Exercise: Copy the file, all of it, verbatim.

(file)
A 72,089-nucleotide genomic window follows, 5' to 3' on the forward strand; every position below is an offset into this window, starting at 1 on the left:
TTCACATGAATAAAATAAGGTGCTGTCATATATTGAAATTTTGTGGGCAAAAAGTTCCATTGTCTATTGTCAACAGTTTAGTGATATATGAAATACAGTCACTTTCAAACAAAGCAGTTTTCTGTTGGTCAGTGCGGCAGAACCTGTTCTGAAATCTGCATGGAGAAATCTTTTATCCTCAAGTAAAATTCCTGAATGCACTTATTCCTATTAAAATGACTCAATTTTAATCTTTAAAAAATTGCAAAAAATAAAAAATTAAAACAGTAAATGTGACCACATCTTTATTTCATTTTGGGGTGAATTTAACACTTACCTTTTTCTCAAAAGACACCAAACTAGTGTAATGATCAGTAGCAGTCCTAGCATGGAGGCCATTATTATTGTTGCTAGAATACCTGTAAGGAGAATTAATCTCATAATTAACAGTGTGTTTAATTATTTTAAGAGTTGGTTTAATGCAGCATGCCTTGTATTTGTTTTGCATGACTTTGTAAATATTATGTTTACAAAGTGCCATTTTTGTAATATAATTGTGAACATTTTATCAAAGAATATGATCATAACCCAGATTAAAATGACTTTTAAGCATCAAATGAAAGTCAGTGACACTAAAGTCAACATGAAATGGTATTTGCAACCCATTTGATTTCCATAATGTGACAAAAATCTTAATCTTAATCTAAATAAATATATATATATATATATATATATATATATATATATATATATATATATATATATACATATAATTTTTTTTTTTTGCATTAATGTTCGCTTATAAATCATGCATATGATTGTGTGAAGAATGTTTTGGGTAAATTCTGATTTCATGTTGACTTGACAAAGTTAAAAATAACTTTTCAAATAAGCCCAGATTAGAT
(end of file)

A 72,089-nucleotide genomic window follows, 5' to 3' on the forward strand; every position below is an offset into this window, starting at 1 on the left:
TTCACATGAATAAAATAAGGTGCTGTCATATATTGAAATTTTGTGGGCAAAAAGTTCCATTGTCTATTGTCAACAGTTTAGTGATATATGAAATACAGTCACTTTCAAACAAAGCAGTTTTCTGTTGGTCAGTGCGGCAGAACCTGTTCTGAAATCTGCATGGAGAAATCTTTTATCCTCAAGTAAAATTCCTGAATGCACTTATTCCTATTAAAATGACTCAATTTTAATCTTTAAAAAATTGCAAAAAATAAAAAATTAAAACAGTAAATGTGACCACATCTTTATTTCATTTTGGGGTGAATTTAACACTTACCTTTTTCTCAAAAGACACCAAACTAGTGTAATGATCAGTAGCAGTCCTAGCATGGAGGCCATTATTATTGTTGCTAGAATACCTGTAAGGAGAATTAATCTCATAATTAACAGTGTGTTTAATTATTTTAAGAGTTGGTTTAATGCAGCATGCCTTGTATTTGTTTTGCATGACTTTGTAAATATTATGTTTACAAAGTGCCATTTTTGTAATATAATTGTGAACATTTTATCAAAGAATATGATCATAACCCAGATTAAAATGACTTTTAAGCATCAAATGAAAGTCAGTGACACTAAAGTCAACATGAAATGGTATTTGCAACCCATTTGATTTCCATAATGTGACAAAAATCTTAATCTTAATCTAAATAAATATATATATATATATATATATATATATATATATATATATATATATATATATATACATATAATTTTTTTTTTTTGCATTAATGTTCGCTTATAAATCATGCATATGATTGTGTGAAGAATGTTTTGGGTAAATTCTGATTTCATGTTGACTTGACAAAGTTAAAAATAACTTTTCAAATAAGCCCAGATTAGAT